XR Venues (MPAI-XRV) is an MPAI project addressing a multiplicity of use cases enabled by Extended Reality (XR), the combination of Augmented Reality (AR), Virtual Reality (VR) and Mixed Reality (MR) technologies and enhanced by Artificial Intelligence (AI) technologies. The word Venue is used as a synonym for Real and Virtual Environments.

Nine Use Cases have been identified. This document, part of the MPAI-XRV – Live Theatrical Stage Performance Call for Technologies set of documents addresses the Functional Requirements of the Live Theatrical Stage Performance Use Case.

Responses to the Call should be received by the MPAI Secretariat by 2023/11/20T23:59 UTC.


Abstract 1

1        Introduction. 2

2        Terms and definitions. 4

3        References. 5

4        A Real-Virtual Interaction Model 6

5        Live Theatrical Stage Performance Use Case. 7

5.1.1     Purpose. 7

5.1.2     Description and flow of actions. 7

6        Functional requirements. 8

6.1.1     Typical Configuration. 8

6.1.2     Reference Architecture. 9

6.1.3     AI Modules. 10

6.1.4     AIM I/O Data Formats. 11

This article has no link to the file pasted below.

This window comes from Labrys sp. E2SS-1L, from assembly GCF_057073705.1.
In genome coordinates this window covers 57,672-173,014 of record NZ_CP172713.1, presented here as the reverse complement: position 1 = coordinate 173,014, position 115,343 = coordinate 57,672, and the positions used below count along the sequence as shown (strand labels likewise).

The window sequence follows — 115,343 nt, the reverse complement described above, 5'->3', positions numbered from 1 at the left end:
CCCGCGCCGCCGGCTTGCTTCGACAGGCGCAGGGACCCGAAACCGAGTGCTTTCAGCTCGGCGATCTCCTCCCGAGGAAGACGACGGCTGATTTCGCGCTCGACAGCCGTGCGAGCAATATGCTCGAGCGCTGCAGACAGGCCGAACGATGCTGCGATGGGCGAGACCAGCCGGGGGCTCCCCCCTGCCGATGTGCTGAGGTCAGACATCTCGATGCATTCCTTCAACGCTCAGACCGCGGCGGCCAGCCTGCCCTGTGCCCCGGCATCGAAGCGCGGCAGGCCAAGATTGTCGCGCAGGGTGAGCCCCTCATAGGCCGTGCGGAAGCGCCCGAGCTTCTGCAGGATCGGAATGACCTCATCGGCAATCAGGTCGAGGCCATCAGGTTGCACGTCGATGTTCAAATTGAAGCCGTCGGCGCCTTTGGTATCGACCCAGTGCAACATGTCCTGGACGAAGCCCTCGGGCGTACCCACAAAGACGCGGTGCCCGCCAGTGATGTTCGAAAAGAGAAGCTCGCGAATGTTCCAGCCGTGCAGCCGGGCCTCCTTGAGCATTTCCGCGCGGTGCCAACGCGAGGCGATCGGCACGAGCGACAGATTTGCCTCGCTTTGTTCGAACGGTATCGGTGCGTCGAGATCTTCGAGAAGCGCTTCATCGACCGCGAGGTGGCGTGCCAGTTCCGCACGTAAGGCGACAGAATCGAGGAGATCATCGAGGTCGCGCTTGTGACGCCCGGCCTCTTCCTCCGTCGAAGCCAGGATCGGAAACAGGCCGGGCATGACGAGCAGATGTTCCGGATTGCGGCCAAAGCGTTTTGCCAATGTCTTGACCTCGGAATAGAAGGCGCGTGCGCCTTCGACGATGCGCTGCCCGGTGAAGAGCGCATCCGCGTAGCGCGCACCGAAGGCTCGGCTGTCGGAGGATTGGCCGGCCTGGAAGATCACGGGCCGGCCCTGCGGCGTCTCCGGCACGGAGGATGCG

7        Technologies requested. 12

7.1         Scene Descriptors. 12

7.2         Participant Descriptors. 12

7.3         Participant Status. 12

7.4         Script 13

7.5         Cue point 13

7.6         Interpreted Operator Control 13

7.7         Action Descriptors. 13

7.8         Real Experience Generation. 13

7.8.1     Lighting. 13

7.8.2     FX (Effects) 14

7.8.3     Audio-Visual (A/V) 14

7.8.4     Real Experience Venue specification. 14

7.9         Virtual Experience Generation. 14

7.9.1     Virtual Experience Descriptors. 14

7.9.2     Audio-Visual (A/V) 14

7.9.3     Virtual Experience Venue specification. 15

Annex 1 – Basics about MPAI. 16

1        General 16

2        Governance of the MPAI Ecosystem.. 16

3        AI Framework. 17

4        Personal Status. 18

4.1         General 18

4.2         Personal Status Extraction. 18

Annex 2 – Other MPAI-XRV Use Cases. 20